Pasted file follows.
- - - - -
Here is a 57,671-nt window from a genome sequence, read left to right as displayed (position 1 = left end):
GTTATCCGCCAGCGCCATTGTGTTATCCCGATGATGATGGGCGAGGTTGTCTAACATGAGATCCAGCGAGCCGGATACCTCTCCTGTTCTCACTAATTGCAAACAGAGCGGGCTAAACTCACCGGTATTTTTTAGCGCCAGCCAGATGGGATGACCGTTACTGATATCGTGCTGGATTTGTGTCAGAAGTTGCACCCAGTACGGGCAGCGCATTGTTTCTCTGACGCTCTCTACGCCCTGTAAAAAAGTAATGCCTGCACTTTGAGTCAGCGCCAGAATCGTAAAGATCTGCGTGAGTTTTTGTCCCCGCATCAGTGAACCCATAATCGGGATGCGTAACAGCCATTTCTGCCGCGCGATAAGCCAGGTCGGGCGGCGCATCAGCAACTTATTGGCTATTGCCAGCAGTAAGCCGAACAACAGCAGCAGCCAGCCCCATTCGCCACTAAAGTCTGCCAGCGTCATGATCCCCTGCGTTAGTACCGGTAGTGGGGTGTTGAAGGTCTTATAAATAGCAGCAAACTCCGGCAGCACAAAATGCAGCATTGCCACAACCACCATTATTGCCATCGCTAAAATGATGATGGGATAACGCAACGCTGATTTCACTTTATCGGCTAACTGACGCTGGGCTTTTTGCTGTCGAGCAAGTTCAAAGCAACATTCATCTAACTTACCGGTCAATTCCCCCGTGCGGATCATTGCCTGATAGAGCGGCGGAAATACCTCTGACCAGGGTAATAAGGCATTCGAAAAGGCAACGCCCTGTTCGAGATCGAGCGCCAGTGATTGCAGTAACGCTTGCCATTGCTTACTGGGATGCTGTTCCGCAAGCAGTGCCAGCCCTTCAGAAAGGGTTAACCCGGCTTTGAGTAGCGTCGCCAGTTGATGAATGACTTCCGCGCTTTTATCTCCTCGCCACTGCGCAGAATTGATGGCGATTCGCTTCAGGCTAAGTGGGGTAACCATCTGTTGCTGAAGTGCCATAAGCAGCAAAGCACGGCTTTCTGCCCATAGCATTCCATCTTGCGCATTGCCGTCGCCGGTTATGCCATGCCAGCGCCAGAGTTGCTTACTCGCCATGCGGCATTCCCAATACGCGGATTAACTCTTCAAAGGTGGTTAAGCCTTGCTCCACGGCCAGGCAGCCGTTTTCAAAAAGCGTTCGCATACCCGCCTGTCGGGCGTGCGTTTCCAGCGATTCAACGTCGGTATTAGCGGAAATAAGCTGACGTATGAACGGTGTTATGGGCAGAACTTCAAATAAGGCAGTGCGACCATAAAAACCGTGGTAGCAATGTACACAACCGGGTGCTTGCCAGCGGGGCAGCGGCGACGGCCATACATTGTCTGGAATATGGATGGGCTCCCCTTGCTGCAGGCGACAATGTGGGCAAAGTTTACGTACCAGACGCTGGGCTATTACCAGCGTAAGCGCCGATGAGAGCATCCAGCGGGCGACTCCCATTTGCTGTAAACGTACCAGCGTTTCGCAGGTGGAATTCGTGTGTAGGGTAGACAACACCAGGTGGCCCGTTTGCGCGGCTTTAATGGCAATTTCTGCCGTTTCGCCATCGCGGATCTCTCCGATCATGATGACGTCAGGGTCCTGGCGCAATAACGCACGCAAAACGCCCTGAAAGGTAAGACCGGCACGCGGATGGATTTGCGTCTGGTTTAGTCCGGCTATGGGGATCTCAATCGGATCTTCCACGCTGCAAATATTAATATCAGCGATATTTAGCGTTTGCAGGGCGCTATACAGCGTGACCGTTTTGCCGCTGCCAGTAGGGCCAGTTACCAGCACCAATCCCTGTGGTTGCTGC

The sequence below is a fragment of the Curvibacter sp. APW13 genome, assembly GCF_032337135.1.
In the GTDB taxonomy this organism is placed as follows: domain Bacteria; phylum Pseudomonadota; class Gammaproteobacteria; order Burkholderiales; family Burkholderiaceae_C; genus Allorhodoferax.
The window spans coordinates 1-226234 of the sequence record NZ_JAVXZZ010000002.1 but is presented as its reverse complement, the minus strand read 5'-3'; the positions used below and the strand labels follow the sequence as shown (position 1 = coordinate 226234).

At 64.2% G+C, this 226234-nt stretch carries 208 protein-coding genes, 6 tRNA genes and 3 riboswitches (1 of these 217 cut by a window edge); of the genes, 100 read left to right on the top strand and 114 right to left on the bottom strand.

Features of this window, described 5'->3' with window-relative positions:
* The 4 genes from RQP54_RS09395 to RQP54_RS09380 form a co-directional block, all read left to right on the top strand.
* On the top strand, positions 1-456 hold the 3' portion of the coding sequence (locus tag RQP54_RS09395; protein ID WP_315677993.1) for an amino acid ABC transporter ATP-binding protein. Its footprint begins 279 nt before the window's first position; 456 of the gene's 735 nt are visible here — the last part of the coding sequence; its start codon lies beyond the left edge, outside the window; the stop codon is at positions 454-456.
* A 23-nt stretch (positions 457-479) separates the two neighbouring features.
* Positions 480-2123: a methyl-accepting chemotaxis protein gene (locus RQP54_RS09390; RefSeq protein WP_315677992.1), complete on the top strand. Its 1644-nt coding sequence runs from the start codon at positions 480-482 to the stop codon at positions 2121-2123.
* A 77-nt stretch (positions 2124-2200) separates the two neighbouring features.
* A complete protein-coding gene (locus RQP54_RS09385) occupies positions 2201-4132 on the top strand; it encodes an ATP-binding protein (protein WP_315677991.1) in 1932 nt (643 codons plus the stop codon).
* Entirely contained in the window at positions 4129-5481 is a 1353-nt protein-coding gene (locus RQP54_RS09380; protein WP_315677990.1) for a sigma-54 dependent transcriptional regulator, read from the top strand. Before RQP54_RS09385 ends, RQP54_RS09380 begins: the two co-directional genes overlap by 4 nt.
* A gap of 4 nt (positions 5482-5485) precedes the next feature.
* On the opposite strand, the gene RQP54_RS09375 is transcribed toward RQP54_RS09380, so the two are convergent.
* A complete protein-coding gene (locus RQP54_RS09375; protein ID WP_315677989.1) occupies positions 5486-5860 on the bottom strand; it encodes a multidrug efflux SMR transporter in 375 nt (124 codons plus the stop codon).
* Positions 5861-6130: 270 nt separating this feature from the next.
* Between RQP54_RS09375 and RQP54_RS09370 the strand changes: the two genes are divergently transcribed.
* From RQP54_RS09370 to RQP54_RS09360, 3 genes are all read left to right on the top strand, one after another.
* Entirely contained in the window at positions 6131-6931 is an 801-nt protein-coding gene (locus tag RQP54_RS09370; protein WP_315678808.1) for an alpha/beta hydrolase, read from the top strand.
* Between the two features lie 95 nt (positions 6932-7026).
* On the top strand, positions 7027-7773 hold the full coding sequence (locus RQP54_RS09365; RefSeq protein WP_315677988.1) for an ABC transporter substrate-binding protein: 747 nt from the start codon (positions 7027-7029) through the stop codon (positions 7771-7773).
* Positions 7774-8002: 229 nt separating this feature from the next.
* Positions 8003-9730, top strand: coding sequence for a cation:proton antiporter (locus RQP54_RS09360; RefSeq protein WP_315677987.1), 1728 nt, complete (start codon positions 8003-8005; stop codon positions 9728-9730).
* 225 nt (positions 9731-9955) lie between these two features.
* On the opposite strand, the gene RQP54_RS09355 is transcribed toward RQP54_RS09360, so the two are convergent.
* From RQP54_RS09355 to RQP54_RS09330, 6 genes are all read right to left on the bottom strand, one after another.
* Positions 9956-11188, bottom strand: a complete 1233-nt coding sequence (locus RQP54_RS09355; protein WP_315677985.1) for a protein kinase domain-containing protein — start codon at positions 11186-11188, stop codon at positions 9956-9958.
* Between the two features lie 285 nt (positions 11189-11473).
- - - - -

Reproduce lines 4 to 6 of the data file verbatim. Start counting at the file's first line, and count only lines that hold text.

In the GTDB taxonomy this organism is placed as follows: domain Bacteria; phylum Pseudomonadota; class Gammaproteobacteria; order Burkholderiales; family Burkholderiaceae_C; genus Allorhodoferax.
The window spans coordinates 1-226234 of the sequence record NZ_JAVXZZ010000002.1 but is presented as its reverse complement, the minus strand read 5'-3'; the positions used below and the strand labels follow the sequence as shown (position 1 = coordinate 226234).

At 64.2% G+C, this 226234-nt stretch carries 208 protein-coding genes, 6 tRNA genes and 3 riboswitches (1 of these 217 cut by a window edge); of the genes, 100 read left to right on the top strand and 114 right to left on the bottom strand.